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Twisted Metal creator David Jaffe has claimed that he rejected an offer from Tencent to direct a game with a $100 million budget because of his views on the Chinese government.
Speaking on the Sacred Symbols+ podcast (paywalled, transcribed by VGC), the director of the original God of War discussed how he felt uncomfortable dealing with the company after receiving an offer from it.
“I had a $100 million deal,” he claimed. “I was courted by a Chinese company… and I said ‘no thank you’… because you’re Tencent and I want nothing to do with you.
“It was bad because it was the western Tencent, and it was a western guy that I respect that was calling me and I wasn’t trying to shame the guy. I hope he’s got thick enough skin, and he’s been an executive in the business way longer than I have, but I was just like ‘man, I don’t want to do business with a company like that, with a government like that.'”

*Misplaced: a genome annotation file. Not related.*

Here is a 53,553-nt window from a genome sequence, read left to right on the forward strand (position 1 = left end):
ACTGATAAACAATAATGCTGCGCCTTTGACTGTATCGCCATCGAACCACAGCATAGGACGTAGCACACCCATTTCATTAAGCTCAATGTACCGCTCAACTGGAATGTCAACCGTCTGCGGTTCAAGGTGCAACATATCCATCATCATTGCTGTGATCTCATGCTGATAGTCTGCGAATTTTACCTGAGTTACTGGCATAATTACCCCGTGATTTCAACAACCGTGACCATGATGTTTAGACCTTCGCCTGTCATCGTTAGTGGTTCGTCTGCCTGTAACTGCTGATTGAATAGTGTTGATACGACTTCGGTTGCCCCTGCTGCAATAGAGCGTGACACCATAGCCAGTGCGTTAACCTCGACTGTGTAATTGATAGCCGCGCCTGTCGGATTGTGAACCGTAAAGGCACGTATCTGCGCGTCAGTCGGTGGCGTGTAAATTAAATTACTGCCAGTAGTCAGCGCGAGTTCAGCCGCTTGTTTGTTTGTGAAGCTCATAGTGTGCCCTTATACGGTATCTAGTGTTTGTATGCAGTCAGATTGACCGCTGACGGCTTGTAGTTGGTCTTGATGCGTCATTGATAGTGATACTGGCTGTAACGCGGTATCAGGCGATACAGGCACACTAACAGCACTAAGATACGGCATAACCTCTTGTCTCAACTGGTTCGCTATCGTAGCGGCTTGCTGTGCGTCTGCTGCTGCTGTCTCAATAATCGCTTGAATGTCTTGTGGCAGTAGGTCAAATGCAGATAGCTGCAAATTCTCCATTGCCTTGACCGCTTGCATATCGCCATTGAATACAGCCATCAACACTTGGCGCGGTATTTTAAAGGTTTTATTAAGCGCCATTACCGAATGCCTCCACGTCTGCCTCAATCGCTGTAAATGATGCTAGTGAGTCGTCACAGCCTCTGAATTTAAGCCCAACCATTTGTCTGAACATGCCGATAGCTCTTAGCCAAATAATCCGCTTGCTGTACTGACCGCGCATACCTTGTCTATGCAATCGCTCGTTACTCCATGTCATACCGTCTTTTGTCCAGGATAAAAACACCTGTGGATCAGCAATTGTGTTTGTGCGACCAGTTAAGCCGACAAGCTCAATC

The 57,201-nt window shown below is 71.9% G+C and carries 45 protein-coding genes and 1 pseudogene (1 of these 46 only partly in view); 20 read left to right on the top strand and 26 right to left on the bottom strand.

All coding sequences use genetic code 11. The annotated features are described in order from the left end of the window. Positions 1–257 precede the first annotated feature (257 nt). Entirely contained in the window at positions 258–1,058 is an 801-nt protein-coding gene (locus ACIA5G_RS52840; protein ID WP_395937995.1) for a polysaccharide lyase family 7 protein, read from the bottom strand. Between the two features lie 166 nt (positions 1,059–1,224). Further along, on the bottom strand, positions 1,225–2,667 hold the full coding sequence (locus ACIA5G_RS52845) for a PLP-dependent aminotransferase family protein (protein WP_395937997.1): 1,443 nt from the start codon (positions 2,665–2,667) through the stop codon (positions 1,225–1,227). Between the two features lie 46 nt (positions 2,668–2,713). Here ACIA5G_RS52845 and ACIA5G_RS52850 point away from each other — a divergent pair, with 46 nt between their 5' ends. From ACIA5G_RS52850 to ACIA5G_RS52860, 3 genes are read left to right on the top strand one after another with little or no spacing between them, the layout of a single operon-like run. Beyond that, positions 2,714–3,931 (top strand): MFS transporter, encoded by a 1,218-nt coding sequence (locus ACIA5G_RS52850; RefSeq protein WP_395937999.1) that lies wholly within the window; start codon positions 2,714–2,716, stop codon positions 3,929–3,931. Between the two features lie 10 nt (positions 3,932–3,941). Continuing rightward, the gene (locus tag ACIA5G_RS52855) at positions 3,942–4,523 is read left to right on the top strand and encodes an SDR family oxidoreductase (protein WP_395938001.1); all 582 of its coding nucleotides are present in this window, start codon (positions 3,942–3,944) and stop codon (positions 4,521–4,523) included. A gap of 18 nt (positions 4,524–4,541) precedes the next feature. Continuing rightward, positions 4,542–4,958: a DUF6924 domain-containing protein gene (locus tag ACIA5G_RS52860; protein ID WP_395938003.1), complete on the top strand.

Later in the podcast, as Moriarty and Jaffe discussed the increase in money being invested in studios across the industry, Jaffe elaborated on some of the reasons why he turned down the Tencent deal.
“Stop killing people,” he said. “Again, people will be like, ‘America’s hands aren’t clean’, no they are not clean at all but we’re also not, you know, we all have a system that if we actually gave a shit, we could change it.
“In China, you just get picked up off the street if you go online and say something bad about the police or the government or anything and who knows when they’ll see you again. That’s not even mentioning if you’re a fucking Uyghur.”
UPDATE: Following the publication of this story, Jaffe also shared what appears to be correspondence with the aforementioned Tencent executive in which he further explained his decision to turn down the offer.
In addition to his views on China, Jaffe said he wanted to continue dedicating his time to talking about and streaming games on his YouTube channel.
ORIGINAL STORY CONTINUES: As well as owning League of Legends maker Riot Games, Tencent also has a 40% stake in Epic Games and holds shares in Activision Blizzard, Ubisoft, PUBG Studios parent company Krafton, PlatinumGames, Marvelous Inc and Playtonic Games.
While not state-run, the company holds a close relationship with the Chinese government due to its status as one of the world’s largest video game companies. Tencent also owns the popular Chinese messaging app WeChat.